DC to Chicago

April 22, 2011

April 20, 4:05 pm
Leaving DC. It’s funny or strange how I didn’t actualize that I would be present in the cities where I have train stopovers. DC – I’ve barely been back since I left after spending a semester of law school down here. It is a city full of memories for me. Like the cherry blossoms twirling in the wind, memories flood back to me as I stroll around the parks and memorials near the mall. Twice I lived in DC, both at extremely emotional times in my life. A caucaphony of past images comes at me.

I’m a bit relieved to retreat from the intensity of memories to the safety of my first long distance train.  Seventeen hours from DC to Chicago. I was hoping to have two seats to myself but they assign us seats on this train and I have a seatmate for the whole journey.

And he’s chatty. His first words to me are, “I booked my ticket west this morning. I don’t know where I’m going or what I’m going to do. All I know is that I had to flee DC for a few weeks for moral reasons.” Fantastic. I don’t want to know why. I don’t want to know anything about him, but now with his boyish jabber he has pierced my autonomous writing bubble and I feel observed, distracted, monkeymind. Is he going to steal from me while I’m sleeping? I don’t think so, but who knows? I’m still a bit rattled from this morning’s man in Penn Station with the profusely bloody head incident. His shoes are old. They show lots of wear and miles. I feel like he needs to be loved and nurtured but I’m not available to do that for him. I have other priorities.

Despite my best efforts to look busy reading a book, writing, pretending to sleep, Mr. Moral Turpitude is still dropping one line grenades of conversation such as, “I blame all the troubles in my life on my father,” and “It’s a sure sign that something’s wrong when your second word is ‘nintendo’ like mine was.” Tired of the personal space bombardment, I got up to sit in the lounge car.
By this point of the journey we were somewhere in rural Maryland, north of Cumberland. The lounge car on a train is apparently where people go to socialize at night. It’s like happy hour at a bar as we glide by scenic mountain and river scapes. I buy my root beer and happily sit down to watch the raging rivers and streams that we skate by — observers to a nature we had no part in creating. I’m a bit spellbound that a $162.50 ticket buys me a stolen glance into these beauties of nature that I’d never see otherwise.

The river is our patient companion on this train ride, and sleepy rural towns that remind me of a mix between Appalachia and an old western. Little towns, some consisting of a pocket of no more than 7 houses in a mountain bend, secreted away. What do people do in these towns? What secrets are they hiding that they bury themselves, their very existence, so deep in the woods?

Night is falling and I’m mesmerized by the gauze of dusk, my eyes searching for defining figures and lines. Total nightfall is close and so far from the glow of city light pollution it will be charcoal black, blinding soon.

As the darkness set in outside, I turned back to the lounge to take in what was going on around me. Disco lounge. I walked back to my seat past creepy guys gesturing to open seats next to them and offering to share their snack car- purchased booze.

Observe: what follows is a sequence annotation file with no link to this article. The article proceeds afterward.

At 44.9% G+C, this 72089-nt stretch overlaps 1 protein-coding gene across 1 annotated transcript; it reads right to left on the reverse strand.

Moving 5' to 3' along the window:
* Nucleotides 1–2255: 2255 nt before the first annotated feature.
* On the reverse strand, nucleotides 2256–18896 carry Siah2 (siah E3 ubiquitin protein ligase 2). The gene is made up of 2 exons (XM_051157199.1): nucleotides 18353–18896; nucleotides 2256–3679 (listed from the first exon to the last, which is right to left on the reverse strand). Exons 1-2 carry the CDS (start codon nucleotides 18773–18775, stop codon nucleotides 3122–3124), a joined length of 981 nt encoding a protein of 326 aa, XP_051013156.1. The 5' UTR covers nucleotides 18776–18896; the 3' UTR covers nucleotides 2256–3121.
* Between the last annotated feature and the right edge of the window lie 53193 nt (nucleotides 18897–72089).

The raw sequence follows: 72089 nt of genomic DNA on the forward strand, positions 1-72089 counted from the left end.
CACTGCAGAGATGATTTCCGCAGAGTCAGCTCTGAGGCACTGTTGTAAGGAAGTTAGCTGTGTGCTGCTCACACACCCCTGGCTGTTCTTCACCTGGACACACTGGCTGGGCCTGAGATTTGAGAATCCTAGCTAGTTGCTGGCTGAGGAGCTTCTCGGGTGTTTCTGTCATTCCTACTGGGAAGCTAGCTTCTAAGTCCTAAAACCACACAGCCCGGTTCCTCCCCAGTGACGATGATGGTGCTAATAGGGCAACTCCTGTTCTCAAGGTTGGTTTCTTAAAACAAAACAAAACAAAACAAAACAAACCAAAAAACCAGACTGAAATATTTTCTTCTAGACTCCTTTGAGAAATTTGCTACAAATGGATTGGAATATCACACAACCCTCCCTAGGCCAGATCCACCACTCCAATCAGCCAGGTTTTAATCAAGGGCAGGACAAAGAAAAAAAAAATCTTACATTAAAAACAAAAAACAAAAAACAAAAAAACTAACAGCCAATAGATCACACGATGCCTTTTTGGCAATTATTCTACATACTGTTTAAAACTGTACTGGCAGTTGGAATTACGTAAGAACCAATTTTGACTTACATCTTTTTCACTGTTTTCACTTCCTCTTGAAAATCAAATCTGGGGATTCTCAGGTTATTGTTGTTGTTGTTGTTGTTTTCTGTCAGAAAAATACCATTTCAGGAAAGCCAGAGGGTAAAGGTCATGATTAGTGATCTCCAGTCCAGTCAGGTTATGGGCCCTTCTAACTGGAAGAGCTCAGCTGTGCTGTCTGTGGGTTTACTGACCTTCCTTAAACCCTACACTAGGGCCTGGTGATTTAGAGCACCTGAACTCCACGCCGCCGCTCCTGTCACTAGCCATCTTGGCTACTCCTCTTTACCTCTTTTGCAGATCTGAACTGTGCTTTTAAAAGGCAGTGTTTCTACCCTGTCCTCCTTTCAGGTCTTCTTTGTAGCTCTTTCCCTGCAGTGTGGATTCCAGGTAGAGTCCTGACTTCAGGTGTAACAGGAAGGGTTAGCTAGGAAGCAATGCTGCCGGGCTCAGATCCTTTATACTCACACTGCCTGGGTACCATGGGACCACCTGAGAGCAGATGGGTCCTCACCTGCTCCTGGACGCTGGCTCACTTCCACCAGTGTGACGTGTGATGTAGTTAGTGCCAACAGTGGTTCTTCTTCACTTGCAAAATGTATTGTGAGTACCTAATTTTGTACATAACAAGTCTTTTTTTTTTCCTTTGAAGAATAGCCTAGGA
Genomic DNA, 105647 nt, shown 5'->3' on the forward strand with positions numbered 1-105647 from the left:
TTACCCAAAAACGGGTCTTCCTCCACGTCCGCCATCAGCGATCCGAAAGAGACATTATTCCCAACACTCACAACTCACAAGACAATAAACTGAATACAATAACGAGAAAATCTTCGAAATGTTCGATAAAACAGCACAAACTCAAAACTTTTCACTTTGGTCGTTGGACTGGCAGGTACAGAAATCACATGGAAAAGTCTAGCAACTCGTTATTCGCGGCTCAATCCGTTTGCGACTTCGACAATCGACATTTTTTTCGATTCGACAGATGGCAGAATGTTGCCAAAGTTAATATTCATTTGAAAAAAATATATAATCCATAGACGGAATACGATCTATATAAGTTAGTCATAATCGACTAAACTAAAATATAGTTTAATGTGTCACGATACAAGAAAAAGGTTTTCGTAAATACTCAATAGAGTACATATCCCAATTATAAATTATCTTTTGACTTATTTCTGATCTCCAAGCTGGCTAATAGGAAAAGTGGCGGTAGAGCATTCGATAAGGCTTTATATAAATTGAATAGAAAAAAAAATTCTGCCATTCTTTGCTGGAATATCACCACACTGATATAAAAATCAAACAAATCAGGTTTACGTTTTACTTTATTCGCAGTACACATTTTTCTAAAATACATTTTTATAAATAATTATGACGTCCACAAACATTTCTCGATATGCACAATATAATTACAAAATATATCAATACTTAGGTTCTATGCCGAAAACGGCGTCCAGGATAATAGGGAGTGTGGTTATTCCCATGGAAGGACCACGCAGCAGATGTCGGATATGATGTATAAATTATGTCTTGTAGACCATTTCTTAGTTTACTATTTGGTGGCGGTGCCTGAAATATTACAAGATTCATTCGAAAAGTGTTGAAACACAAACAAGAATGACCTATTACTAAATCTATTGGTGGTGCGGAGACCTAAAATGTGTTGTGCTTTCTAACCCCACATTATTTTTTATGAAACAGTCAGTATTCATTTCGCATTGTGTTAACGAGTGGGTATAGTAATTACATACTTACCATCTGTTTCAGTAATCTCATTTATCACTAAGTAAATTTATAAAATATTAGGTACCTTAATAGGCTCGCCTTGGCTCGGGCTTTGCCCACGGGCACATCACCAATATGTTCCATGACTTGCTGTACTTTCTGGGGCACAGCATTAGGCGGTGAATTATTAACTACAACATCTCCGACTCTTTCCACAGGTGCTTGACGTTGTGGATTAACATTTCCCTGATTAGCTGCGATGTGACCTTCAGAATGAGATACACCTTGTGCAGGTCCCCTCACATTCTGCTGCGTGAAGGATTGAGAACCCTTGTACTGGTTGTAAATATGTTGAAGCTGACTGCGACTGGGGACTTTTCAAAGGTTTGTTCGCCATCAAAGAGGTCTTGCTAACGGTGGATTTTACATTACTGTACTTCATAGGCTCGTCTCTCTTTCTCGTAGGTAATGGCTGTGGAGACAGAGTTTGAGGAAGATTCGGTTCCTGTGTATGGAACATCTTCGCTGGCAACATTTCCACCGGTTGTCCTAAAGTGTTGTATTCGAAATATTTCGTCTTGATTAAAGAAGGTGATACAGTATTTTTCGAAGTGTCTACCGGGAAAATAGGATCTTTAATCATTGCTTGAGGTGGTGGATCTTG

Back at my seat, my seatmate was as eager as ever to share his tales of moral turpitude. So plugging in headphones and sleeping seemed the only escape.

And sleep I did. For 10 hours, basically until we reached Chicago the next morning. Only I woke up with a terrible headache. A hangover from lack of breathing space. Thank god I have my own private sleeper car on the next train leg!


2 Responses to “DC to Chicago”

  1. Aunt Tob said

    Good morning Sweetie Pie,
    After reading your second blog it left me thinking about the myriad feelings I was processing while I read it, from–so many needy people everywhere, desperate for someone to care, someone who will listen to their story–even a complete stranger
    To: Dirty old bastards, leave my Godchild alone!
    To: How uncomfortable other people can make us feel and how uncomfortable it is to tell them what we need. Confronting another person is such a hard thing for me. I don’t want to hurt anyone’s feelings, appear cold and uncaring, or worse yet selfish and self-absorbed. As a Catholic female I was raised with my fair share of needing to please others and feelings of guilt if I didn’t. I felt myself thinking, what if Heather had said to this seat roommate man, so caught up in the drama of his own life, so oblivious to his imposition on this virtual stranger next to him–what if Heather had said, Hey I’m sorry you have this stuff on your plate but right now I am on my own personal journey and need to have some solitude–nothing personal. Would your power be taken back or would you just be derided by your own feelings of guilt and selfishness? I think of this often, especially when complete strangers come up to me (like in the chicken place in Boston) and start to open their wounds to me. Why me I ask, I have enough burdens on my heart, damn it! My well is pretty dry, I can’t take another sadness. But then I think, God placed us in each others path–be quiet and give them the respect of caring, of listening–how hard is that? Life is complicated. I am grateful for quiet moments these days to allow myself to think and process. Be true to yourself Heather, don’t look back on this journey wishing you could have, should have–just be. I love you to pieces! Aunt Tob

  2. Dad said

    Loved the blog…can’t wait for the next phase of the trip. Like a lot of these “alternative” travel scenarios, it can be a way to get from point A to B or it can be adventure. I hope yours is the latter and a fun one as well.

    Love you.

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